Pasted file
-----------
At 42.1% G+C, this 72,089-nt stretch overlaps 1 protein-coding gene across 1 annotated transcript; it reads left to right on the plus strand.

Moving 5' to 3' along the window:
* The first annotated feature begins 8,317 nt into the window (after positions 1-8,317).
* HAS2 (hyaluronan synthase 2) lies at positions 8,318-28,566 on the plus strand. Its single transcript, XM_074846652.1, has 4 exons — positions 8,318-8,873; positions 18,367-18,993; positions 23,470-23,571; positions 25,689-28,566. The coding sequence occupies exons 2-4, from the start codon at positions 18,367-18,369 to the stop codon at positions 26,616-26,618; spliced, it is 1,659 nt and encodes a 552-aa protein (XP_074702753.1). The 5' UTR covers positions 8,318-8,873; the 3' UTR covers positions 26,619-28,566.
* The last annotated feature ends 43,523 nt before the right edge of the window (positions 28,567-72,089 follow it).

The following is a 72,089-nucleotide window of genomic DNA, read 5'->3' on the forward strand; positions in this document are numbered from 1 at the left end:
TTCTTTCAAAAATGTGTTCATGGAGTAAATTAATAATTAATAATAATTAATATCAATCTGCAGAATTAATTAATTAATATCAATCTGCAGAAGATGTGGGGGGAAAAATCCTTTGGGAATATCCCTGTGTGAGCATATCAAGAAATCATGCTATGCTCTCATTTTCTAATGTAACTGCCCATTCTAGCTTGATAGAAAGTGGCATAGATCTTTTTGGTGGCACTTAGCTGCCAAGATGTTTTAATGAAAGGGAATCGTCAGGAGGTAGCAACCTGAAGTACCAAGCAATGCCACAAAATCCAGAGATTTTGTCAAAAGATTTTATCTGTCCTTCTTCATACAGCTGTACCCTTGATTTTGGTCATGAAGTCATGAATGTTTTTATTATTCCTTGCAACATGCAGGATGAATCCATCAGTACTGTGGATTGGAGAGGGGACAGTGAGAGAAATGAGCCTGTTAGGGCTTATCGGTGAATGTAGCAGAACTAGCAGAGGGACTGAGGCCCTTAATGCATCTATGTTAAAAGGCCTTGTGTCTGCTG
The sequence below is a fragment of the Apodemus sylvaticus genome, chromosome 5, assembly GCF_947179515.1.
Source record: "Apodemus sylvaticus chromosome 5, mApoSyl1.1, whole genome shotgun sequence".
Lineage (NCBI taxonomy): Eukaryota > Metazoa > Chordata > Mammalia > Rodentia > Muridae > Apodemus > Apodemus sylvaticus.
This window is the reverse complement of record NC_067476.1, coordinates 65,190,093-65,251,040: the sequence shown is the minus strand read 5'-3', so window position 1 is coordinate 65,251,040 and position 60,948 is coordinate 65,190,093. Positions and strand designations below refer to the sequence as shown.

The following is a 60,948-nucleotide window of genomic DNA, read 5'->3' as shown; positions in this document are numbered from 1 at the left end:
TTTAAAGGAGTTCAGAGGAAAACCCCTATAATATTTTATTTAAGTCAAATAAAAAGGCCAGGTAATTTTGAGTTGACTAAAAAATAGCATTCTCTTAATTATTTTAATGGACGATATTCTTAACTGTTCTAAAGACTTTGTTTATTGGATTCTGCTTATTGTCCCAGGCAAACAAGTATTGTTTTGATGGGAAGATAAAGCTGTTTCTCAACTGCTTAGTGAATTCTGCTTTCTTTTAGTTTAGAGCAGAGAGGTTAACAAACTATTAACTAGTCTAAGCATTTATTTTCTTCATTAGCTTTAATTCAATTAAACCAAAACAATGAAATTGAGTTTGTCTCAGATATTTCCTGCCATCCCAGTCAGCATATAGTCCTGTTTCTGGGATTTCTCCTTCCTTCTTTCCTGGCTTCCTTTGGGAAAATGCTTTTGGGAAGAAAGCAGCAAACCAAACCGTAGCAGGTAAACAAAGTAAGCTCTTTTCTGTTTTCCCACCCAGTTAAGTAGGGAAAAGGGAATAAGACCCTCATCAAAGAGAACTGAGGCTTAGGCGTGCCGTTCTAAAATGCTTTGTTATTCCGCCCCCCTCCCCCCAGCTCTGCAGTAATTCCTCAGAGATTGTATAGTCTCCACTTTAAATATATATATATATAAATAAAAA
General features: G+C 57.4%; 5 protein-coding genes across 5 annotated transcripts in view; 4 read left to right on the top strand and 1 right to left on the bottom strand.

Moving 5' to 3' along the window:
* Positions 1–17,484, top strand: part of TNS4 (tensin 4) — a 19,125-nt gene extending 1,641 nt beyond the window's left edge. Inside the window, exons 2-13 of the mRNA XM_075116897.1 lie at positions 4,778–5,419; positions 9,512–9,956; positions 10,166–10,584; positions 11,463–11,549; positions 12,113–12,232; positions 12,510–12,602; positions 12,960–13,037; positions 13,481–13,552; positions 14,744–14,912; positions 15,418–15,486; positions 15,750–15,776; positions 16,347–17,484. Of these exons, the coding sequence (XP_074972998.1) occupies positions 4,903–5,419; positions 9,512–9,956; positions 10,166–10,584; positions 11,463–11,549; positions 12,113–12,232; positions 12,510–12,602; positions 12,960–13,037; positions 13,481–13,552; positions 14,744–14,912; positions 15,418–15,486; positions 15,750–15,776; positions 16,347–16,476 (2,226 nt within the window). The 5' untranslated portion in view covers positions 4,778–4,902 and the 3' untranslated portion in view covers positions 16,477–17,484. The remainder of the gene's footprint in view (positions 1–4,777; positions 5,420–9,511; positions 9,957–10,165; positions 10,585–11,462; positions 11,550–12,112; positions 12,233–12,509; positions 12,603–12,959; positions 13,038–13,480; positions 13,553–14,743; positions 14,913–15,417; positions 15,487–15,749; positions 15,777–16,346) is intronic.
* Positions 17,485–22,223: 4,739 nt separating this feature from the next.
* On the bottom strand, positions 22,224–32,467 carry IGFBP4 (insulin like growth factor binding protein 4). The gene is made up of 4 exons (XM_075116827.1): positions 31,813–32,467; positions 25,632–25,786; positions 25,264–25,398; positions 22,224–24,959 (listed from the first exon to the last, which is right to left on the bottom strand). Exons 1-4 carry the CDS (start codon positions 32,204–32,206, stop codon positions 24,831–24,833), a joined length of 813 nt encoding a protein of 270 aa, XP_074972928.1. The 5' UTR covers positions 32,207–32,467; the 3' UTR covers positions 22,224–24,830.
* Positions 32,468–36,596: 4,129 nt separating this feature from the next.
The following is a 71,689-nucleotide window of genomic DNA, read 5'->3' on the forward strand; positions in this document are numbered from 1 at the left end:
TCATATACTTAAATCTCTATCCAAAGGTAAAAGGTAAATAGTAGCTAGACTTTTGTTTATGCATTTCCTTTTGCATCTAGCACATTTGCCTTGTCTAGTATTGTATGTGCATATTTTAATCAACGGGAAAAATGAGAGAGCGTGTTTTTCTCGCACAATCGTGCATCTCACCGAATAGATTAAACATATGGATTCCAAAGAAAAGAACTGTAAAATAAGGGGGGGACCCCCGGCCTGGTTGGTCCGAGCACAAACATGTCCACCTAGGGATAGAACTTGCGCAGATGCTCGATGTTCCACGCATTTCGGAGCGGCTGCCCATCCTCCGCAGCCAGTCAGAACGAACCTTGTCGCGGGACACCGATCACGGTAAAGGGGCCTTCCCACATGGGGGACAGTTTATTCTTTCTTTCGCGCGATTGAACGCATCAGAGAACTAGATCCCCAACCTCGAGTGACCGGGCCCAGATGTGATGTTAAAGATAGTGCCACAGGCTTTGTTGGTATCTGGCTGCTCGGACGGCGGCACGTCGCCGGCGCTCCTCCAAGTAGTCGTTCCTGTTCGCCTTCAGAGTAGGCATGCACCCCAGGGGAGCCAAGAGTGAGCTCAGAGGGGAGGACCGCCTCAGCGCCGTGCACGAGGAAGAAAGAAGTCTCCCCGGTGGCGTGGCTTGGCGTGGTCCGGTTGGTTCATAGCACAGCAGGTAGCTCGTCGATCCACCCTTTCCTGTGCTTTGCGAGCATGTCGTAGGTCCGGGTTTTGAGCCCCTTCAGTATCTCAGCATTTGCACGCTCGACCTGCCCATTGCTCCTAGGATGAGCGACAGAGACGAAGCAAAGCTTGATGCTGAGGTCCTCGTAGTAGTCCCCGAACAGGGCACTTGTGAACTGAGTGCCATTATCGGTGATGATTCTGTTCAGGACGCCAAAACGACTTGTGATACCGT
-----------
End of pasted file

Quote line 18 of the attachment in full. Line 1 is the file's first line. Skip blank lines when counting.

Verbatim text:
* On the bottom strand, positions 22,224–32,467 carry IGFBP4 (insulin like growth factor binding protein 4). The gene is made up of 4 exons (XM_075116827.1): positions 31,813–32,467; positions 25,632–25,786; positions 25,264–25,398; positions 22,224–24,959 (listed from the first exon to the last, which is right to left on the bottom strand). Exons 1-4 carry the CDS (start codon positions 32,204–32,206, stop codon positions 24,831–24,833), a joined length of 813 nt encoding a protein of 270 aa, XP_074972928.1. The 5' UTR covers positions 32,207–32,467; the 3' UTR covers positions 22,224–24,830.